8. Hire a Specialized CSR Manager to Do the Job
While it may not feel like you need a full-time employee to execute your CSR strategy, you could not be further from the truth- especially if you want to measure the outcome of your strategies effectively.
While CSR is something that should be practiced by those at all levels of the company (and especially managers), having a dedicated CSR manager means that you can rely on them to execute plans and to inspire the management- who will, in turn, inspire their employees.
Research has shown that having a CSR manager helps to properly involve staff from all levels, and incorporate CSR practices much more effectively than CEOs, other managers, and so on.
It’s not surprising to hear that a person doing a whole job is better at it than 3 people doing a third of a job, who have no real motivation to see it through. A CSR manager helps to unite people within your company, keep track of performance statistics, and drive home the point.
9. Measure Increased Revenue and Efficiency
Of course, while CSR is a great idea, it is also important for any business to consider the bottom line. Equally, efficiency is a crucial aspect of running a business. Luckily, CSR can offer important things for a company to help bolster these metrics. Measure the brand differentiation you’ve created through your CSR campaign by taking a look at traditional revenue and efficiency metrics through the lens of your CSR campaign, looking specifically for ways that your efforts may have affected these figures.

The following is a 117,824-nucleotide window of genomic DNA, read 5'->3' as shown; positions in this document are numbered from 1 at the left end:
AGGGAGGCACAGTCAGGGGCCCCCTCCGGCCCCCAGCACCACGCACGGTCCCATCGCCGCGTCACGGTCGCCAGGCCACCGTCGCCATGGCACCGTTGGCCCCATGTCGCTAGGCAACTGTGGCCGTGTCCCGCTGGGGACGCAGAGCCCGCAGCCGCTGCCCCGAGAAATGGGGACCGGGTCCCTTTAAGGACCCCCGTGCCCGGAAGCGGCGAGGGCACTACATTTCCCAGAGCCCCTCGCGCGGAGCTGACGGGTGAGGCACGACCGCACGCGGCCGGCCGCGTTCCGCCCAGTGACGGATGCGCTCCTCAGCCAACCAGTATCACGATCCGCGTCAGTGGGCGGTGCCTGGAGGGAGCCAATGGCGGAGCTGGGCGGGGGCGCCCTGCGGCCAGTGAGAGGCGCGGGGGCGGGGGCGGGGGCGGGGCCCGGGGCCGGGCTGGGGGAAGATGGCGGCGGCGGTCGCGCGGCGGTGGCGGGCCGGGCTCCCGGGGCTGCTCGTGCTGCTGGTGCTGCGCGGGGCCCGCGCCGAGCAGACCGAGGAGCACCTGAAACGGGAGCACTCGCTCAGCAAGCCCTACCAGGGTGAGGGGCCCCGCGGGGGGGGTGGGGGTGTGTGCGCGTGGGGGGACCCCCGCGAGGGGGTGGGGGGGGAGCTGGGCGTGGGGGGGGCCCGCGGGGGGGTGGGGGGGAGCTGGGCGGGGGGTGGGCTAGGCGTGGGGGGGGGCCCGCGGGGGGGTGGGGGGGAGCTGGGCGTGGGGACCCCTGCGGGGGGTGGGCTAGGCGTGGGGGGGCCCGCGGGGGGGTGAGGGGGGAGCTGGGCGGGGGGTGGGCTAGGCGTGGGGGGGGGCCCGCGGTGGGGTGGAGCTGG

10. The 5 Rs & 1 I
The 5 R’s and 1 I aim to measure the overall success of a CSR campaign, by looking at the:
- Revenue – Specifically looking at customer retention, new customers, and cost savings.
- Reputation – Customer perception of the brand, awareness of the brand.
- Recruitment – Attraction of talent to the organization.
- Retention – Are your employees staying? How are their levels of satisfaction and involvement within the company?
- Relationships – Consider your business partnerships and whether they are thriving.
- Impact – Are your KPIs reflective of a job well done?
Keeping track of each of these variables is a lot of work, and ensuring that you are keeping track of your inputs, outputs, and outcomes is certainly a challenge. However, you will find that making the effort to track these different areas will give you a much deeper insight into the performance of your CSR campaign.